Spring Driving Tips

Winter has passed, along with most of the year's worst driving conditions. But as a driver, you still need to be prepared for the different driving challenges that come with each passing month. Here's how to be ready on the road when spring comes around.

Air pressure and temperature changes

Maintaining the proper air pressure helps to ensure that your tires can perform as designed. As the average outside temperature changes from winter to spring, there will be fluctuations in the air pressure of your tires.

We recommend checking your tires for the correct air pressure monthly and before any long trips, but especially after any extreme changes in temperature. Learn more about tire air pressure and temperature changes.

For the best possible performance, we suggest you inflate your tires to the manufacturer-recommended pressure, which can be found on the driver’s door panel, on the glove box door, or in the owner’s manual. Maintaining the proper air pressure will help you combat some of the most common challenges in spring driving, including rain and potholes.

Wet weather driving in the spring

Spring weather often has sporadic downpours, which can make driving quite difficult. When rainwater mixes with oil or grime on the streets, the roads can become very slick.

If there is a sudden downpour, your vehicle could hydroplane. You should adjust your speed and pay very close attention to the road surface, watching for standing water that might cause hydroplaning.

When it comes to wet weather driving, your tread depth also plays a big role. We recommend checking your tread depth when you check your air pressure (once a month, and before any long trips).

Wet weather traction can be seriously diminished as early as 5/32nds of tread depth. With the sporadic rain and possible damaged road conditions, your tires must have enough tread depth to evacuate water from the contact patch and properly grip the road. Learn more about measuring tread depth.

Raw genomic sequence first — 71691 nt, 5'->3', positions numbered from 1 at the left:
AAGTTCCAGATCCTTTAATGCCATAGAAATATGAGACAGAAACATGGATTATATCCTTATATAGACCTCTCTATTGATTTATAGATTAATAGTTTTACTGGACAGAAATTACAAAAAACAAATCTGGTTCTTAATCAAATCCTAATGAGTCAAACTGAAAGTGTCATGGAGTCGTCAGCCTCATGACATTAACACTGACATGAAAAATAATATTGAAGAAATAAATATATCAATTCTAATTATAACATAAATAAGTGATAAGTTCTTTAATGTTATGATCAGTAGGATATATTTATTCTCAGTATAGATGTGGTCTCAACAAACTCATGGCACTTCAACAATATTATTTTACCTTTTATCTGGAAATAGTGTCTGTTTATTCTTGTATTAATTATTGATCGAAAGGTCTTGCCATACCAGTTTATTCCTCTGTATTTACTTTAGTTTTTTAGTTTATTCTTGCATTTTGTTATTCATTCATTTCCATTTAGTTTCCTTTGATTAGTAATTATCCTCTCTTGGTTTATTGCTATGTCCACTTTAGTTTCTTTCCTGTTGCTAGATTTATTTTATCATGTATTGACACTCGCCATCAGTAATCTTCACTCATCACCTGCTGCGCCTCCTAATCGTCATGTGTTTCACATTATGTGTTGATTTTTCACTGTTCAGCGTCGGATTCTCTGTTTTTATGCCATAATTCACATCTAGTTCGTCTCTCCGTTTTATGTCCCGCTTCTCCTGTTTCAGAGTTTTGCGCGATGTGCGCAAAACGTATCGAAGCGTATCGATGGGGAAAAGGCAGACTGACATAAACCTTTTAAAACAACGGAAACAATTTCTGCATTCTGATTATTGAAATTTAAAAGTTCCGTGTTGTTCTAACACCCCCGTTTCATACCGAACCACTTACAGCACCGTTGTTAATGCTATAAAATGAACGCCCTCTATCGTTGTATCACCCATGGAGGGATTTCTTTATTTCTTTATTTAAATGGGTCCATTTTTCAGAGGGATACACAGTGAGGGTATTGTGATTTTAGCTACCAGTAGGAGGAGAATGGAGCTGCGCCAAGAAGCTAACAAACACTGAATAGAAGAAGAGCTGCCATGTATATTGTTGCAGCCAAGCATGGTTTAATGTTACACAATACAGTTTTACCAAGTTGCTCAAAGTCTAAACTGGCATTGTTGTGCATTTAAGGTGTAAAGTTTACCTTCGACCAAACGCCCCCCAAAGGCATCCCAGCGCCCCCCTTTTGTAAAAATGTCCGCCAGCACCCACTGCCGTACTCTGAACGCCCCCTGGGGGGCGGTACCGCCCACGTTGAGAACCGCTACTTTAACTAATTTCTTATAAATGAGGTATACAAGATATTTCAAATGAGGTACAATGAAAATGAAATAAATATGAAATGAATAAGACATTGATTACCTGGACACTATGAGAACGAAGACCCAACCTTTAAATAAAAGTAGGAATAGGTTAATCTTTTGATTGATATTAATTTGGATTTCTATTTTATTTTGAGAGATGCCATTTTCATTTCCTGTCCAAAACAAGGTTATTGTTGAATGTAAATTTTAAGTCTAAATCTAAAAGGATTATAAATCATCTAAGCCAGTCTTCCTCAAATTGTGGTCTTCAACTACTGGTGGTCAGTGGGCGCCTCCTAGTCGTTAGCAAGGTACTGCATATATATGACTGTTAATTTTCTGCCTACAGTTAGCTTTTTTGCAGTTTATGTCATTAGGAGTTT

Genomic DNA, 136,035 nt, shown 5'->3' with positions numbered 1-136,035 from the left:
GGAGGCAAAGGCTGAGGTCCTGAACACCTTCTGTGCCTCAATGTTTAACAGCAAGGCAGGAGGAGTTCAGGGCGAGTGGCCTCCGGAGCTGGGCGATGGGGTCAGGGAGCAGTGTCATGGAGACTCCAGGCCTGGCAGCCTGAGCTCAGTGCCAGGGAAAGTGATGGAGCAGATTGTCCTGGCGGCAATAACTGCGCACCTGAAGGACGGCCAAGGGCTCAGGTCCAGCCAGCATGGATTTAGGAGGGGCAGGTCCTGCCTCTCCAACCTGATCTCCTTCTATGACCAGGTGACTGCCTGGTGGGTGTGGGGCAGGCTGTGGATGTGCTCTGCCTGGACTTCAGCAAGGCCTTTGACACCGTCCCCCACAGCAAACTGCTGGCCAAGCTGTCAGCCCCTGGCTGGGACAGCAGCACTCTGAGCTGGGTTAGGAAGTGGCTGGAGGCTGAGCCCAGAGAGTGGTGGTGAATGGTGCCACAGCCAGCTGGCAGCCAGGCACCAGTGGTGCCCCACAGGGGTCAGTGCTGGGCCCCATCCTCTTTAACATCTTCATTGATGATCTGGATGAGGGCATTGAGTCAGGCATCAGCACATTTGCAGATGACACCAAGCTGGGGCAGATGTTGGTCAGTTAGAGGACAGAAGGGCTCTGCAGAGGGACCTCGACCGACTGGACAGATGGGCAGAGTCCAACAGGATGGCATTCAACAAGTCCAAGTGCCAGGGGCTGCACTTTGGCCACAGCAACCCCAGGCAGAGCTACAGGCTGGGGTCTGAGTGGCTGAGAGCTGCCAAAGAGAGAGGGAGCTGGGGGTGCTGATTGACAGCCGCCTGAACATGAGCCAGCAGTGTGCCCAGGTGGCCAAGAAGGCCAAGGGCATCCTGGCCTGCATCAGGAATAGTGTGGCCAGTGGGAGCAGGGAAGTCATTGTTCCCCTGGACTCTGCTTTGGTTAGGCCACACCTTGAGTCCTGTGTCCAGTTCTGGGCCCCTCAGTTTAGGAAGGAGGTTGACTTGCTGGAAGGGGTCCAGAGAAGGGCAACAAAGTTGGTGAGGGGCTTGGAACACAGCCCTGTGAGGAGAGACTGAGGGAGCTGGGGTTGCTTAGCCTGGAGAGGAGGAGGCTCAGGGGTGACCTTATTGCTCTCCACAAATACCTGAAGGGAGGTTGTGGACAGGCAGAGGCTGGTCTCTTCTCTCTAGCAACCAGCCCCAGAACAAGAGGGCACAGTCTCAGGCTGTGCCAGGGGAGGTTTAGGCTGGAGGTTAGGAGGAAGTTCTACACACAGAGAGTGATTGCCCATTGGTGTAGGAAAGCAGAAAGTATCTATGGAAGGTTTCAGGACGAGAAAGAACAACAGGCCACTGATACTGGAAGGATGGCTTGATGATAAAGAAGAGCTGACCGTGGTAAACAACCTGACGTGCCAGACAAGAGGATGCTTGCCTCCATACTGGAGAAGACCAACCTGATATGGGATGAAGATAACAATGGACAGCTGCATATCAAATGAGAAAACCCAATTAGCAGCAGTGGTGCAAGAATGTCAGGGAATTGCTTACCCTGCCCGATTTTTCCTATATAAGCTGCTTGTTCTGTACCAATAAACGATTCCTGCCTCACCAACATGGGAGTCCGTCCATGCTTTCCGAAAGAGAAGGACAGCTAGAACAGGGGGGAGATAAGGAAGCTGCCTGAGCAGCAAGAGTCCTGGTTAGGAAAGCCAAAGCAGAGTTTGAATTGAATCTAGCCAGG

New pothole hazards emerge in the spring thaw

If you live in a region that deals with harsh winter conditions, you should keep an eye out for serious potholes after the ice thaws. During the winter months, moisture can seep into the road surface, and repeated freezing and thawing can cause potholes.

If hit a pothole hard enough, it can seriously damage your tires and wheels. The faster you are driving, the more serious the damage could be.

If you cannot avoid hitting a pothole, reduce your speed before hitting it, but release the brake before actually striking the pothole. It is worth noting that properly inflated tires are less susceptible to damage from potholes than underinflated tires.

After hitting a pothole, we recommend having your tires and wheels inspected for damage. Potholes can bend and or crack wheels and cause irreparable damage to tires.

Damage from potholes may not be noticeable to you immediately but can cause wheel and/or tire failure in the future. If you catch the damage early, it can prevent more serious damage from occurring down the road.

If you have any questions or need any assistance, stop by your local Discount Tire and we'll get you taken care of.

 

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